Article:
Pink Energy files lawsuit against Generac, says faulty equipment led to millions in damages



Pink Energy files lawsuit against Generac, says faulty equipment led to millions in damages

On August 1st, 2022, Power Home Solar (DBA Pink Energy) filed a lawsuit against Generac Power Systems in the U.S. District Court in Virginia. Throughout the 37 pages of its complaint, Power Home Solar's lawyers lay out arguments claiming Generac has caused "ongoing financial damage and extraordinary harm to its business reputation."

Power Home Solar (PHS) alleges that Generac supplied faulty equipment that caused fires on the roofs of a few of its customers and hundreds of system failures in others' homes. Specifically, PHS claims that faults were present in the design of Generac's system for rapid shutdown of solar panel output in the event of a system failure. Such devices are required by the National Electric Code to protect emergency workers like firefighters from being shocked by active solar panels.

Generac's PWRcell solar battery system uses rapid shutdown devices called SnapRS that are connected to the negative lead of each solar panel in an array. PHS claims the original design of these devices, with model numbers RS801 and RS801A, experienced failure rates of as much as 50% during 2021 and early 2022. PHS says the SnapRS devices were responsible for at least two fires on the homes of its customers and could be responsible for a third.

A diagram showing how the SnapRS devices fit within the PWRcell system

A diagram showing how the SnapRS devices fit within the PWRcell system. Image source: Generac

In its complaint, PHS says that once Generac became aware of widespread problems with SnapRS units, it issued a firmware update to prevent the devices from overheating. The complaint goes on to allege that there were two problems with this update:

  • Some PHS customers didn’t have their systems connected to the internet, and therefore never received the new firmware
  • Those that did receive the new firmware began experiencing issues with system failures called “PVRSS Lockouts” as their PWRcell inverters shut down strings of solar panels containing SnapRS devices that exhibited instability

As its customers’ PWRcell inverters began having these problems en masse, PHS says it was faced with a massive influx of new calls to its customer support center, with call volume increasing from 800 to 30,000 per month. It claims it had to “hire and train additional customer service representatives, field service technicians, and other employees,” and that those employees performed 16,000 in-person service calls related to SnapRS problems at a cost of over $1,000 per call.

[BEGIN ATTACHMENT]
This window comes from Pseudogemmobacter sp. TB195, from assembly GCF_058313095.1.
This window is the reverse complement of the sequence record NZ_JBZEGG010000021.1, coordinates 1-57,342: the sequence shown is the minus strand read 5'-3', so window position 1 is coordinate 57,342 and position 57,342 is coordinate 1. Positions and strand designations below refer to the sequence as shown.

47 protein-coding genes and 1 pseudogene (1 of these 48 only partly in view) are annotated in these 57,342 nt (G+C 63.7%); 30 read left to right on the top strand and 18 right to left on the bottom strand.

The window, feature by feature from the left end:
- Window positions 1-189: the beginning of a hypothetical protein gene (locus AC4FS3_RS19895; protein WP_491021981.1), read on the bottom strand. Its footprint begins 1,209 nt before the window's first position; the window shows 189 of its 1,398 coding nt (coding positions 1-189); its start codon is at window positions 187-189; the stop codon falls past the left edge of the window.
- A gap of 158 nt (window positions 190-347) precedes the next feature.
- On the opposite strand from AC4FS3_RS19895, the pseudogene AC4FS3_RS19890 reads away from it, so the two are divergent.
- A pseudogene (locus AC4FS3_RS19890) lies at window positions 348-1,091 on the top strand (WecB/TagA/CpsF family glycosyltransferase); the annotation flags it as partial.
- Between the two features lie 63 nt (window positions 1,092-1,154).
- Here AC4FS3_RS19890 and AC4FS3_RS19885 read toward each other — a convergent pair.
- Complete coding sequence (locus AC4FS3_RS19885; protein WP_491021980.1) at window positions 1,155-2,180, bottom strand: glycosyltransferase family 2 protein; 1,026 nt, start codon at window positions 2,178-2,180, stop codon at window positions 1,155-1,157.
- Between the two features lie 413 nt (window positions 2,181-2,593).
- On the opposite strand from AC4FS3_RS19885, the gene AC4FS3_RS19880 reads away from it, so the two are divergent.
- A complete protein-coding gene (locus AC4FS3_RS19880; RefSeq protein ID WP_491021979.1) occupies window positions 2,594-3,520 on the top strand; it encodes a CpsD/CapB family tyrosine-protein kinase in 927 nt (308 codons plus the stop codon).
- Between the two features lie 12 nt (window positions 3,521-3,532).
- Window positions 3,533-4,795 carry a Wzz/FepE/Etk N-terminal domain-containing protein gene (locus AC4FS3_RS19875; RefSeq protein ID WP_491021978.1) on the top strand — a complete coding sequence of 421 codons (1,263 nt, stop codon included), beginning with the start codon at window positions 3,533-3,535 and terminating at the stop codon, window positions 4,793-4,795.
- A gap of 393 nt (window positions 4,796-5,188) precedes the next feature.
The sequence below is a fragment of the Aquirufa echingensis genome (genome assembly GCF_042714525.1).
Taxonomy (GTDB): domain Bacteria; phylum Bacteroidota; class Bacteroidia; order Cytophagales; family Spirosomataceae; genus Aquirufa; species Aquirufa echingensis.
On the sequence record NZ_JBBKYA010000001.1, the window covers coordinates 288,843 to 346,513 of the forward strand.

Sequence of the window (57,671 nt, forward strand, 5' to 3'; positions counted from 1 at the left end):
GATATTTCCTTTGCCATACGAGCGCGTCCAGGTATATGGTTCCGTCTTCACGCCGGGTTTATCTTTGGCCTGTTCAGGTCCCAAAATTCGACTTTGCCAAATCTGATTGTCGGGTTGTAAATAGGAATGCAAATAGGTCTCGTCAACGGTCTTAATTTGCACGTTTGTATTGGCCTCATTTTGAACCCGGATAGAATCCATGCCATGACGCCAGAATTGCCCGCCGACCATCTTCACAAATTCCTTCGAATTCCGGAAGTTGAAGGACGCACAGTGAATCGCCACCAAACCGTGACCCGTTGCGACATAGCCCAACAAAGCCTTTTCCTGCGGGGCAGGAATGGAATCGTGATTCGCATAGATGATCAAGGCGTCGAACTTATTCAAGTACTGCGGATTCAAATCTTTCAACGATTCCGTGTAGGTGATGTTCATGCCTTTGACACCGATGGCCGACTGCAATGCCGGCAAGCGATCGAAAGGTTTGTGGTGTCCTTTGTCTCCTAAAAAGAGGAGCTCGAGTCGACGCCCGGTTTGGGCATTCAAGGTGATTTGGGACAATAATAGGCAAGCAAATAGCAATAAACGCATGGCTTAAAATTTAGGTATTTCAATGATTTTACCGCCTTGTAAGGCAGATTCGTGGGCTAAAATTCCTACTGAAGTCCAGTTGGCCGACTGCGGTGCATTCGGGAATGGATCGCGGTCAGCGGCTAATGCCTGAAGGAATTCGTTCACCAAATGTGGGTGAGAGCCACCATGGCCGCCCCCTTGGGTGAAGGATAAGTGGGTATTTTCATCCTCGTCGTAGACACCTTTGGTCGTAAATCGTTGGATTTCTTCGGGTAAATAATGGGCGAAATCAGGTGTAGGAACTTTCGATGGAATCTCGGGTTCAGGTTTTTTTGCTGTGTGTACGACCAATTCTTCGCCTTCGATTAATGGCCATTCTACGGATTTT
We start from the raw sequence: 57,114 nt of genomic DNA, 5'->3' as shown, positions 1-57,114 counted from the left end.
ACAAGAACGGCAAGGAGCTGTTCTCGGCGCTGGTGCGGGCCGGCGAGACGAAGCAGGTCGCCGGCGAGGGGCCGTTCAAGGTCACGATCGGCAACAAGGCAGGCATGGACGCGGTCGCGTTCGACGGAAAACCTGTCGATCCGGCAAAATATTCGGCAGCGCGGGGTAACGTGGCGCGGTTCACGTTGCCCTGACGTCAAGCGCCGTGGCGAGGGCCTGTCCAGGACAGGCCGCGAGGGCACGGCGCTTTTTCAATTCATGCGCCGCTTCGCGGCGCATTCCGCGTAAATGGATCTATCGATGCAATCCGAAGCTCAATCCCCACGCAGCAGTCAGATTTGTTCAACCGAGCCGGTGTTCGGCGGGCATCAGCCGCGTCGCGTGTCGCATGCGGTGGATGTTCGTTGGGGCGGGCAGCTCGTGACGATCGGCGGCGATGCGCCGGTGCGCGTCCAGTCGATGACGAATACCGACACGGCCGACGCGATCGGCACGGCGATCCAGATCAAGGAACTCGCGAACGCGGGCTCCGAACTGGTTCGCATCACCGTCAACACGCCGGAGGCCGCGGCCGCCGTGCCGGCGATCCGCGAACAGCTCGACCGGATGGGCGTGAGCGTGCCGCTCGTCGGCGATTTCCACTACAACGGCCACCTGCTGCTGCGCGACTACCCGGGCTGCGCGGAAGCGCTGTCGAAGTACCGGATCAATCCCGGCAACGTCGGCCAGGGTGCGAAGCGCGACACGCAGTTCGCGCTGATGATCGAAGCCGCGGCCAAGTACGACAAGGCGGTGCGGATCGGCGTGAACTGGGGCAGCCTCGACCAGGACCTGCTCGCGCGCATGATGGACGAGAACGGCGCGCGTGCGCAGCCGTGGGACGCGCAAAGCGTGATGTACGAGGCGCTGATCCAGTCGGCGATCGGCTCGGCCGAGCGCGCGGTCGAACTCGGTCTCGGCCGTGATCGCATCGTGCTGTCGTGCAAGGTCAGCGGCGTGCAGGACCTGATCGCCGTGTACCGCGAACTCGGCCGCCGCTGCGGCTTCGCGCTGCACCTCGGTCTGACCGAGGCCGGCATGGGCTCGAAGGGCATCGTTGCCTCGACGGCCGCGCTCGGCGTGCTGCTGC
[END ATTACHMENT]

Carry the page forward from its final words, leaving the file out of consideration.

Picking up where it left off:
In addition to allegations of the direct costs of SnapRS failures, PHS says that it suffered reputational damage and a massive decrease in the valuation of the company, from $1.05 billion in September 2021 to $452 million as of June 2022.

Examining the claims

It is true that PHS customers have been gathering online to share their negative experiences with the company and its solar installations, and before this lawsuit was filed, much of the attention and outrage had been focused on PHS itself, and not Generac.

Numerous Facebook groups, websites, and BBB reviews call the company out for providing substandard and/or improperly-installed equipment, poor customer service, and deceptive sales practices. Negative coverage of PHS by news organizations from around the country has led some people to conclude that PHS's re-brand to "Pink Energy" was in part a response to the negative publicity it got under the previous brand identity.

Many of those complaints have to do with exactly the kind of problems PHS says the Generac equipment failures have caused. But other claims have nothing to do with equipment failures, instead focusing on issues with sales tactics, project timelines, and broken promises. While issues with faulty equipment could be responsible for complaints about non-working solar installations, systemic problems within PHS are the likely cause of the other complaints.

That said, Generac itself reached out to PHS customers in mid-June of 2022, with an email from President of Services Keith Marett that said “To the extent you have experienced product concerns with your system, please know that Generac fully stands behind delivering quality products and honoring our warranty, and together with Power Home Solar, we have been tirelessly working on a resolution to address such issues.”

Marett goes on to say “To address these issues… we are introducing our next-generation rapid shutdown device, the new SnapRS802, which has been designed and engineered to the highest safety and reliability standards,” but stops short of promising the replacement of all SnapRS801 and 801A units with the updated model.

For its part, PHS said in its complaint that Generac has been “unable to supply PHS with sufficient volume of SnapRS 802s to account for the number of customers experiencing PVRSS Lockouts and other SnapRS-related issues.”

Ongoing coverage

The question of just who is responsible for the damage to the Power Home Solar brand and the value of the damages caused will have to be left up to the District Court in Virginia. PHS included 11 counts in its complaint, including breach of contract, negligence, and breach of warranty. It will have to convince a jury that its claims have merit.

As of this writing, the case hasn’t progressed far from the initial filing of the complaint. We’ll continue to update this article as new developments occur.

 - Author of Solar Reviews

Ben Zientara

Solar Policy Analyst and Researcher

Ben Zientara is a writer, researcher, and solar policy analyst who has written about the residential solar industry, the electric grid, and state utility policy since 2013.

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